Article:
Managing prostate disease should involve routine assessment of sexual function and be a normal part of the patient’s management. Bancroft suggests that there is ‘an important need for adequate counselling pre-operatively, as well as the opportunity for discussing sexual function in the post operative period’ (1). I understand this may be difficult for some patients and clinicians to discuss but knowing what to do and where to get reliable help is half the battle!
The word SEX can evoke many emotions. There are many’myths and misconceptions’ surrounding it! Sexual activity varies for all of us, and our patients. For some people it is a large part of their existence, to others it is of no concern. Zilbergeld quotes there is no right or normal way to have a sexual experience. Your response is the result of a complex interaction among many variables, including, for example your age, your physical and emotional state, how turned on you are, what your partner does, and how you feel about her’ (2). During or after prostate cancer management these _complex inter-actions’ may be altered and there can be additional concerns regarding the intimate part of a patient’s life, although initially this may be the last thing on the patient’s mind or the clinician’s dealing with _removing the cancer’. The potential adverse effects of treatment include erectile dysfunction, lack of orgasm, reduced desire and inability to ejaculate. Schover et al in 2002 concluded that ‘the great majority of men who survive prostate carcinoma do not achieve a return to functional sexual activity in the years after treatment (3). Men were as distressed about loss of desire and trouble having satisfying orgasms as they were about erectile dysfunction. Although the treatment for prostate cancer may have been the cause of the erectile dysfunction, it can still have a significant impact on the patient and their relationship. Initially sexual activity may not be an issue as the patient overcomes surgery and continence issues are usually the first concern.
The pleasure of enjoying spontaneous sexual activity may change, but the ability to be sexually functional (which does not necessarily mean intercourse) can still be important. There are certainly things that can be done and it is vital that the patient (and if in a relationship) their partner seek help. Following radical prostatectomy it is important (if erectile dysfunction exists) to encourage penile rehabilitation by stimulating the penis to become erect as often as possible. This can involve the use of pharmacotherapy and\or a vacuum constriction device (4&5).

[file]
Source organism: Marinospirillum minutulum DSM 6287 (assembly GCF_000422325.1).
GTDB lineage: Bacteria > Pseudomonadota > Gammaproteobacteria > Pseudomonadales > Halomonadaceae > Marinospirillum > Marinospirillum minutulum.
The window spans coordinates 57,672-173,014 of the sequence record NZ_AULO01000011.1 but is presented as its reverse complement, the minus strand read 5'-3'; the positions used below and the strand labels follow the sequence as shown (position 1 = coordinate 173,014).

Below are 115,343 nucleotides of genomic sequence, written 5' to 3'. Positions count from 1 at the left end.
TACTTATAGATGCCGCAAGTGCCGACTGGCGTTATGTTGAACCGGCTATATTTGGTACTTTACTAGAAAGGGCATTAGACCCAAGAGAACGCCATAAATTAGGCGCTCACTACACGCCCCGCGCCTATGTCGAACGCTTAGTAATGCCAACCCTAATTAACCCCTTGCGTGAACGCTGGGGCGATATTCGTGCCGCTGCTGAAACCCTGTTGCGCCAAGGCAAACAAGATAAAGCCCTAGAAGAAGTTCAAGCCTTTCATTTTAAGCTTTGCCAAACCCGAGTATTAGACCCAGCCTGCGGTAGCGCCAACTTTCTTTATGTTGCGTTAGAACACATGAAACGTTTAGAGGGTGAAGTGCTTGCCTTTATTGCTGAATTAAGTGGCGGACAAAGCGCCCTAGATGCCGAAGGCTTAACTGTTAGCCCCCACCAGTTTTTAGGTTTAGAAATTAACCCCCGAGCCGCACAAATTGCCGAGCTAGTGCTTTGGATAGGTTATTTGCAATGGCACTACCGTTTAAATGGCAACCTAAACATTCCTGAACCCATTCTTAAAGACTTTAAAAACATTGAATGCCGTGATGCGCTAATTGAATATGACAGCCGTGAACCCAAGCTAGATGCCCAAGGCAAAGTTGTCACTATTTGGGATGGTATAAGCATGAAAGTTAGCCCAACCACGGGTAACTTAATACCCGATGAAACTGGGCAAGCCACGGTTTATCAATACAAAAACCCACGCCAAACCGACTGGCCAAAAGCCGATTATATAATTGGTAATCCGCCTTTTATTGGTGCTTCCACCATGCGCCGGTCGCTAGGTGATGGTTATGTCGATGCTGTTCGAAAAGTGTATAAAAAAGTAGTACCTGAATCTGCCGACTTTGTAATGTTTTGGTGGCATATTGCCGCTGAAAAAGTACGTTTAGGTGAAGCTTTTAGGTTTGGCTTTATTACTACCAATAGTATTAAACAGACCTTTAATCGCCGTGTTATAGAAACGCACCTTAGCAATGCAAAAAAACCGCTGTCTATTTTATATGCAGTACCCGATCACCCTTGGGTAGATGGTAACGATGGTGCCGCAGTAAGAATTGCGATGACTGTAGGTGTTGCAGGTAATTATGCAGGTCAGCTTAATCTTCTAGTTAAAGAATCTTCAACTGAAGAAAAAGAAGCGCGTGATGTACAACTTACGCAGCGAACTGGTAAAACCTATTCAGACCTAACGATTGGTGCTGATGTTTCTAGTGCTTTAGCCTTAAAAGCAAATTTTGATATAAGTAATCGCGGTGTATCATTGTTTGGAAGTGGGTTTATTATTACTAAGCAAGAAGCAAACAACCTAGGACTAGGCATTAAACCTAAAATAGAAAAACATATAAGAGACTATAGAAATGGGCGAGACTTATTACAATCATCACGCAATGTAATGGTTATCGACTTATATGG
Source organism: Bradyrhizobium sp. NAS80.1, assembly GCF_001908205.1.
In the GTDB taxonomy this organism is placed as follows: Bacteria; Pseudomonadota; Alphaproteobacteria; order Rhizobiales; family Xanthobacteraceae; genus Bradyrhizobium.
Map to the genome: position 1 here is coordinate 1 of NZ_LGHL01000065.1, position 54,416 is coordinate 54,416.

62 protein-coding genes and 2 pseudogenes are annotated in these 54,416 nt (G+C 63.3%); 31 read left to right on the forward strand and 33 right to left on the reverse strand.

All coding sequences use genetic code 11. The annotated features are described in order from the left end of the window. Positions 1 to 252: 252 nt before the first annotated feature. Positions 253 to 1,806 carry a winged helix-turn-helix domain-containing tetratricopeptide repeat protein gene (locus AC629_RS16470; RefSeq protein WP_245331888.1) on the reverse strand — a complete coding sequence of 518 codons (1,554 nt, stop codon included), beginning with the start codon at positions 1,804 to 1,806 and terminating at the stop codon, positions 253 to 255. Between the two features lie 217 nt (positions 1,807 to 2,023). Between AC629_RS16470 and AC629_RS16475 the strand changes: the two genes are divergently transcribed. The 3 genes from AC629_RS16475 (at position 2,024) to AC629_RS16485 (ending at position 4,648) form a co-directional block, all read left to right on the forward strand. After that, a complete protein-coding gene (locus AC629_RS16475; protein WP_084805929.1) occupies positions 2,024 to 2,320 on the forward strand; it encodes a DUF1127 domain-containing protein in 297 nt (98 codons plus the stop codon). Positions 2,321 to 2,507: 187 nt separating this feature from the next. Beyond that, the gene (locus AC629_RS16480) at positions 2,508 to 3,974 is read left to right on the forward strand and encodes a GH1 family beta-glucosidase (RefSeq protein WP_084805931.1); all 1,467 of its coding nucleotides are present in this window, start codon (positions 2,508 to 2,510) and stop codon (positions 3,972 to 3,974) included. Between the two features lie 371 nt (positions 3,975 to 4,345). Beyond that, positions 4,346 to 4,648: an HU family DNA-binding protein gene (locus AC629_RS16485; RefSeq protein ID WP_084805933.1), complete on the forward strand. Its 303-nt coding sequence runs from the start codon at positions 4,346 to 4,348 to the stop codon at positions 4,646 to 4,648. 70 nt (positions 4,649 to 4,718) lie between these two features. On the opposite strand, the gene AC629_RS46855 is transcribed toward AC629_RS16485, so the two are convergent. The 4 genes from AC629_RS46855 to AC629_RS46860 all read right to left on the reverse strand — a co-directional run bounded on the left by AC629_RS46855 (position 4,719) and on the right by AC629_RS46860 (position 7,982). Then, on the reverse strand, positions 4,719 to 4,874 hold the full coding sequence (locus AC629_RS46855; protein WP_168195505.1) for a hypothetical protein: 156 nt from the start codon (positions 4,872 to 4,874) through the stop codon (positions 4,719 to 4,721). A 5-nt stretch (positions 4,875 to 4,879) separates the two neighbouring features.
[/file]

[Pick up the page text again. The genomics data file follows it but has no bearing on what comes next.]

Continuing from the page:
Men often find it difficult to admit to a sexual problem and can feel very isolated. They will typically never have previously discussed their ‘private parts’ with anyone. A feeling of not being complete and no longer a proper man’ is often described to me by men that have undergone prostatectomy. There can be a shift in a relationship when there is an underlying organic cause for the ED such as prostate cancer. Riley and Riley (2001) noted that only 1:1O people keep any form of sexual contact going when there is a change in their relationship caused by ED (6). Discussion of treatment options should include consideration of medication and psychosexual therapy (7).
I routinely discuss the potential changes regarding their sexual functioning and the impact on their sexual relationship that can occur. The use of behavioural exercises as well as medical therapies can improve the sexual outcome of patients 1 see (8). The man’s identity in an established relationship may change from involvement as a husband and \ or lover to one of child-like dependency on their partner, who will often adopt a mothering role. This scenario has frequently been described to me by patients that I have seen.
A man who is not in a relationship also needs support. He may have anxieties regarding future potential sexual encounters.
In the United Kingdom recent National Institute for Health and Clinical Excellence (NICE) guidelines for prostate cancer recommend that before starting treatment all relevant management options should be discussed (9). This should include the offer of ongoing access to erectile dysfunction services and specialist psychosexual services. This is definitely a step in the right direction as it recognises and highlights the importance of maintaining sexual function. Recently being told by a patient that after seeing me was the breakthrough’ for him in managing his sexual dysfunction was extremely rewarding So please do not feel awkward about speaking to patients about their sexual wellbeing and refer them for specialist help if necessary.
1) Bancroft J. (1989), Human Sexuality and Its Problems, London. Churchill Livingstone
2) Zilbergeld B. (1999) The New Male Sexuality, USA & Canada Bantam Books.
3) Schover LR. Foulad! RT,Warneke CL, Neese L, Klein EA, Zippe C, Kupelian. Defining Sexual Outcomes after Treatment for Local|sec Prostate Carcinoma. Cancer October l5th, 2 oo 2 /Volume 95/Number 8.
4) Eardley I. Rehabilitation of Erectile Funct!on after Radical Prostatectomy.
Nature Clinical Practice Urology 2 o 06; 3(2):72-73.
5) Zippe CD, Raina R, Thukral M, Lakin MM, Klein EA, Agarwal A. Management of erectile dysfunction following radical prostatectomy. Cur Urol Rep 2001; 2: 495-503.
6) Riley A. et aI. Behavioural and clinical findings in couples where the man presents with erectile disorder: a retrospective study. International Journal of Clinical Practice 2 ODO; 54220 -2 24.
7) Weeks G. R. et aI. (2000) Integrating Psychological and medical Treatments. Erectile Dysfunct ion. Integrating Couple Therapy, Sex Therapy, and Medical Treatment. WW Norton & Company. New York.
8) Grover L. Male erectile dysfunction. Primary Health Care. 2006; 16(6):43-5o.
9) Nice Institute for Health and Clinical Excellence (NICE). Prostate cancer diagnosis and treatment. February 2 008.